A substance capable of adsorbing. A natural or artificial finely porous solid with a large external and (or) an inner surface, where the adsorption of gases or liquids flows.

A type of metalware. It is ungalvanized annealed (heat-treated) metallic fiber made out of steel billets.
"This is a new class of adsorbents consisting mainly of carbon (up to 92% of the ash-free product), an organic substance that looks like black powder. The material is suitable for sorption purification of water as well as cleansing any solid surfaces of dissolved organic substances and petroleum products of medium and high molecular weight, dyes, surfactants, pesticides, etc. (full list here). It is frequently used for eliminating oil spills, purifying industrial effluents, primary filtration of municipal sewage, purification of amine solutions and production of high, medium and low performance filters. "

The formation of vapour cavities in a liquid – i.e. small liquid-free zones ("bubbles" or "voids") – that are the consequence of forces acting upon the liquid. It usually occurs when a liquid is subjected to rapid changes of pressure that cause the formation of cavities where the pressure is relatively low. When subjected to higher pressure, the voids implode and can generate an intense shockwave.

Coking coal, also known as metallurgical coal, is used to create coke, one of the key inputs for the production of steel. Coke is produced by heating coking coals in a coke oven in a reducing atmosphere.
Additives for fuel used to improve the combustion process, increasing the octane or cetane fuel number for higher compression fuel or act as corrosion inhibitors or oxidation of lubricants. Types of additives include metal corrosion inhibitors, oxygenates and antioxidants cleaning agents. Some additives contain heavy environmental risks.
The liquid substance which is the main fuel for diesel engines. Usually, this term means fuel derived from kerosene-gas oil fractions after a straight distillation of crude oil.
Device used for heating and cooling of liquids and gases in the processes of food, residential, petroleum, chemical, petrochemical, gas and many other industries.
Liquid or gaseous substance used to transfer thermal energy
A property of a substance to repel water.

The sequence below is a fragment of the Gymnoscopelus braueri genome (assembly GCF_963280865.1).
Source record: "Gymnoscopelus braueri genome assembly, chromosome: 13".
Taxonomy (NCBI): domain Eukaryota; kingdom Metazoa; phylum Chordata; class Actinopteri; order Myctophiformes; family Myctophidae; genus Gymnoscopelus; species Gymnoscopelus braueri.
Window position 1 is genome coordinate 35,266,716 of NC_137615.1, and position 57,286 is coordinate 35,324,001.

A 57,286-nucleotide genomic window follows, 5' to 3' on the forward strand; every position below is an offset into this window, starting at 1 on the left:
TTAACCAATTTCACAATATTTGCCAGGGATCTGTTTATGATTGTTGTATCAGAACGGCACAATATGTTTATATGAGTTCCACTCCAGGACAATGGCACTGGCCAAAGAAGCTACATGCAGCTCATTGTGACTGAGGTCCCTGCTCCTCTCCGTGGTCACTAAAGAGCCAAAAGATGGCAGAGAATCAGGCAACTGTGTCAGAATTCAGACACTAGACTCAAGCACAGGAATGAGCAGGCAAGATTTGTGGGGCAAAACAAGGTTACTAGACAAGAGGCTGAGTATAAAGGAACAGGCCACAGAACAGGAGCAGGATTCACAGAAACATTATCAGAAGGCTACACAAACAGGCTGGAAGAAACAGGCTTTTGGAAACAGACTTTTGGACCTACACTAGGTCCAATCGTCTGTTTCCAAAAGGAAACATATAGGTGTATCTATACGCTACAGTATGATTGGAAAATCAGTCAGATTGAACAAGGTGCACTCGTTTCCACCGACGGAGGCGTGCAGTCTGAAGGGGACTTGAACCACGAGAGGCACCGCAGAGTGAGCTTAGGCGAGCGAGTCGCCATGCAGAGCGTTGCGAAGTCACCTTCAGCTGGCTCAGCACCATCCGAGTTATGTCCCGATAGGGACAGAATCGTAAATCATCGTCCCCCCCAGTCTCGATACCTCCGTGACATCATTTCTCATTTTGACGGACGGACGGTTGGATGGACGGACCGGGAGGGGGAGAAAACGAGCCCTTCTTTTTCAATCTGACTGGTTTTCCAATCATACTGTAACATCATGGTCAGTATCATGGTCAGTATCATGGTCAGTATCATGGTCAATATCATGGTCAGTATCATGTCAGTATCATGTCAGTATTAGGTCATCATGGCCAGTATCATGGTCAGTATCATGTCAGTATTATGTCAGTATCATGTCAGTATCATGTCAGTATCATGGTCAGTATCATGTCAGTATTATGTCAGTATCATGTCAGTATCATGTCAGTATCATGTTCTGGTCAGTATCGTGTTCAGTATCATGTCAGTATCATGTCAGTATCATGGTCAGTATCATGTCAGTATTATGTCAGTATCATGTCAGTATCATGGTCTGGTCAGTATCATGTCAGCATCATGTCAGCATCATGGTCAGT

Grinding machine used to cut waste and recycled materials.
Water, suitable for use in industrial processes, but undrinkable. Produced by incomplete treatment of industrial and domestic wastewater from salty sea or other natural and mine water, from water circulation systems at concentrating, metallurgical and other industries.
The oily residue liquid obtained after the light distillates (gasoline, kerosene and gas oil) have been extracted out of oil.
Is a cable made of steel brassed wire. Steel cord is used as a reinforcing material for the production of various rubber products: conveyor belts, V-belts, high pressure hoses, etc. Commonly used for automobile tires production.
Oil refineries capable of processing up to 1 million tons of oil per year.
Municipal solid waste (abbr.), commonly known as trash or garbage (US), refuse or rubbish (UK) is a waste type consisting of everyday items that are discarded by the public.
(sometimes called a tank farm, installation or oil terminal) is an industrial facility for the storage of oil and/or petrochemical products and from which these products are usually transported to end users or further storage facilities. An oil depot typically has tankage, either above ground or underground, and gantries for the discharge of products into road tankers or other vehicles (such as barges) or pipelines.
Is an industrial process plant where crude oil is processed and refined into more useful products such as petroleum naphtha, gasoline, diesel fuel, asphalt base, heating oil, kerosene and liquefied petroleum gas.
A capacity used for storage, short-term storage and accounting "raw" and marketable oil.
It is a complex mixture of over 500 hydrocarbons with smaller amounts of alkane cyclic and aromatic compounds.Petrol is most often produced by the fractional distillation of crude oil, with further treatment to enhance its Octane rating (number).